Tuesday

24th Jan 2017

EU bonus cap to have little impact on bank pay

  • The EU's new bonus cap won't curb excessive pay, says ratings agency Fitch (Photo: Gideon Benari)

The EU's new bank bonus rules are unlikely to have much effect on executive pay, according to leading credit ratings agency Fitch.

In a paper published on Thursday (23 January), Fitch, which is one of the so-called 'big three' ratings agencies, said that it was "unlikely that compensation costs and benefits will fall significantly as a result of the bonus cap."

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"Compensation costs of five large European global and trading banks were 41 percent of net revenues on average for the first nine months of 2013, and we do not expect the new rules that come into effect this year to substantially reduce this ratio."

The bonus cap came into force this year, as part of new rules on capital requirements for banks.

Under the rules, banks can only pay staff bonuses on a ratio up to 1:1, with an exemption to pay bonuses on a 2:1 basis with the approval of at least 66 percent of shareholders.

EU lawmakers said the cap was aimed at curbing excessive risk-taking and speculation among executives.

However, the regulation has since been watered down by the European Banking Authority (EBA), the EU's London-based bank watchdog.

As part of a deal thrashed out in December, EBA relaxed the cap rules to exempt financiers earning more than €500,000 if agreed by regulators.

Fitch referred to a report released last week by German bank watchdog Bafin which found that only four out of fifteen banks surveyed had applied the EU salary cap, while four had awarded bonuses higher than double the base salary maximum allowed on the basis of shareholder approval.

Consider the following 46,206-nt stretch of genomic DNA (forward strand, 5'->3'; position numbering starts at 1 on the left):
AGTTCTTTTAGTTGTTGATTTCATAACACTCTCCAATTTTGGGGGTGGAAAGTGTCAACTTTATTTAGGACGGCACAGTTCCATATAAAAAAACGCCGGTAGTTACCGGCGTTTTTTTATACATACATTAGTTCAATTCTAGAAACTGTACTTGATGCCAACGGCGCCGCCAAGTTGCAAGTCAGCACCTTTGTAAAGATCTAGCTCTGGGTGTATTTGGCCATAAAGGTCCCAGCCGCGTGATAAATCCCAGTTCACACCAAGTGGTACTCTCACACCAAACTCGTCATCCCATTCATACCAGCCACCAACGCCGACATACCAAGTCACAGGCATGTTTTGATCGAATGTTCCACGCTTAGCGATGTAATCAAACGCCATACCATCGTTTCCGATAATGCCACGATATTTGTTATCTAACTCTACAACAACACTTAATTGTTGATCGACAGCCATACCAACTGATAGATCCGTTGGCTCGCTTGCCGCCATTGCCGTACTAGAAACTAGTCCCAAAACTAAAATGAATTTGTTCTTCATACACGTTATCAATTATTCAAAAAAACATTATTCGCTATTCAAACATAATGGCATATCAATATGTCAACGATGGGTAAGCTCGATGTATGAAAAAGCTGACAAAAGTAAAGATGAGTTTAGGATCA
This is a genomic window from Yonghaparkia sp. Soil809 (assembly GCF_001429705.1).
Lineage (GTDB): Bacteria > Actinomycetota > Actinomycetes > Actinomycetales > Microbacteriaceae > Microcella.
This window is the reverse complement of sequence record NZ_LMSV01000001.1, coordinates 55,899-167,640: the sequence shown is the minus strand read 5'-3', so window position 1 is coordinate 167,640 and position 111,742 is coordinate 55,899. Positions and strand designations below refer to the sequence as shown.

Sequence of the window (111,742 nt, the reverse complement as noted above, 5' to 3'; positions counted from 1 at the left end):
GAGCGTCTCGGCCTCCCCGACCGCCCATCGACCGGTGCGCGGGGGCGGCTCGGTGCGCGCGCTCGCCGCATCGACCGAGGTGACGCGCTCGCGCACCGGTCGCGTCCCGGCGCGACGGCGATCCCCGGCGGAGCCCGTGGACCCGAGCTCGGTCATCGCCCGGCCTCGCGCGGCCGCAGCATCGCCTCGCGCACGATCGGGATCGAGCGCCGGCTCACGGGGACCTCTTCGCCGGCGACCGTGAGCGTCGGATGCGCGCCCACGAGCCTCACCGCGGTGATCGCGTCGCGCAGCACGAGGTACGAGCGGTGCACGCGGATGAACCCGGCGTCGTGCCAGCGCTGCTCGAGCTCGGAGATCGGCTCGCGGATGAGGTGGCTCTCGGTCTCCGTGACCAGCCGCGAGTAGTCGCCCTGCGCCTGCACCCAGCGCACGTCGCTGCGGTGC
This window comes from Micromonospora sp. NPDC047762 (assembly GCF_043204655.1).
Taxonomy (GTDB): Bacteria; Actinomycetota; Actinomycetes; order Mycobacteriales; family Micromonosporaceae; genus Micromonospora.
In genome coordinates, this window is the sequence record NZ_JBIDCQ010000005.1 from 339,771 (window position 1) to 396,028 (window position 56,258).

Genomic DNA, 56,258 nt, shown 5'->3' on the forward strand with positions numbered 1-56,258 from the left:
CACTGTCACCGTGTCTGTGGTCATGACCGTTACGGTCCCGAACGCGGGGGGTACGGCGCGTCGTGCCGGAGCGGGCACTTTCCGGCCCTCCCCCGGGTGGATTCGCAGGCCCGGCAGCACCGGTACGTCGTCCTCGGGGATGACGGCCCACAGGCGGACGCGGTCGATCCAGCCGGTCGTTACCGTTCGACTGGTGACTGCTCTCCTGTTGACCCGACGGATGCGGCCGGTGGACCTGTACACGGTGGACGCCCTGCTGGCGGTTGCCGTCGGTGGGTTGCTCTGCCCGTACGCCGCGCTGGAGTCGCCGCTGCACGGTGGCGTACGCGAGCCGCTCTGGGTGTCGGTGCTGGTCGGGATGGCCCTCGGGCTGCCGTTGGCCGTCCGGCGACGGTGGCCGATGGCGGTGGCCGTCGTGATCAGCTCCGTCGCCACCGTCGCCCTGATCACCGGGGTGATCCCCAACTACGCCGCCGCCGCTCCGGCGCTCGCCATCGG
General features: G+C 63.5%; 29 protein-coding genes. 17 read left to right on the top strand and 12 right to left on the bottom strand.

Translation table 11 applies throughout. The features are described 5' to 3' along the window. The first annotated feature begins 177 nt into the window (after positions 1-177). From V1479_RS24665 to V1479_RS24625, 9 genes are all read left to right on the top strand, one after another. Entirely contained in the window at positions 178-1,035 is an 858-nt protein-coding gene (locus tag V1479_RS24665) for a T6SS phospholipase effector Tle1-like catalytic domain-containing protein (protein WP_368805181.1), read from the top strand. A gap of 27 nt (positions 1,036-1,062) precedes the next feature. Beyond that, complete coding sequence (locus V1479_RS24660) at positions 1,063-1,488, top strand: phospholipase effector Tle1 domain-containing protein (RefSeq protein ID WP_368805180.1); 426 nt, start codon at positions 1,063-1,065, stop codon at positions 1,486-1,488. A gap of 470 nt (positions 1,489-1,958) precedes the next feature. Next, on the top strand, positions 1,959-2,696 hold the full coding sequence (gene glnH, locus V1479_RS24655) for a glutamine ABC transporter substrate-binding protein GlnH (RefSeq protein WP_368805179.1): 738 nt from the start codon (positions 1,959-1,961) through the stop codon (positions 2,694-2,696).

The Bafin report also indicated that many German banks were failing to properly identify 'risk-takers' in banks. Fitch warned that confusion about the definition of 'risk-takers' could be replicated elsewhere.

"Inconsistent application of risk criteria could result in some banks getting around the bonus cap," it said, adding that reports suggested that many banks would simply increase salaries and share-options," it commented.

More than 3,500 EU bankers were paid more than €1 million in 2013, of which 75 percent are based in the UK, home to the bloc's largest financial services sector, and around 20 percent in Germany.

The UK issued a legal challenge against the legislation in September, claiming it was in breach of the EU treaties and would put European banks at a competitive disadvantage.

EU should raise own taxes, says report

A group chaired by former Italian PM and EU commissioner Mario Monti says Brexit should be used to create EU-level levies to depend less on member states contributions, and to abolish member states rebates in the EU budget.

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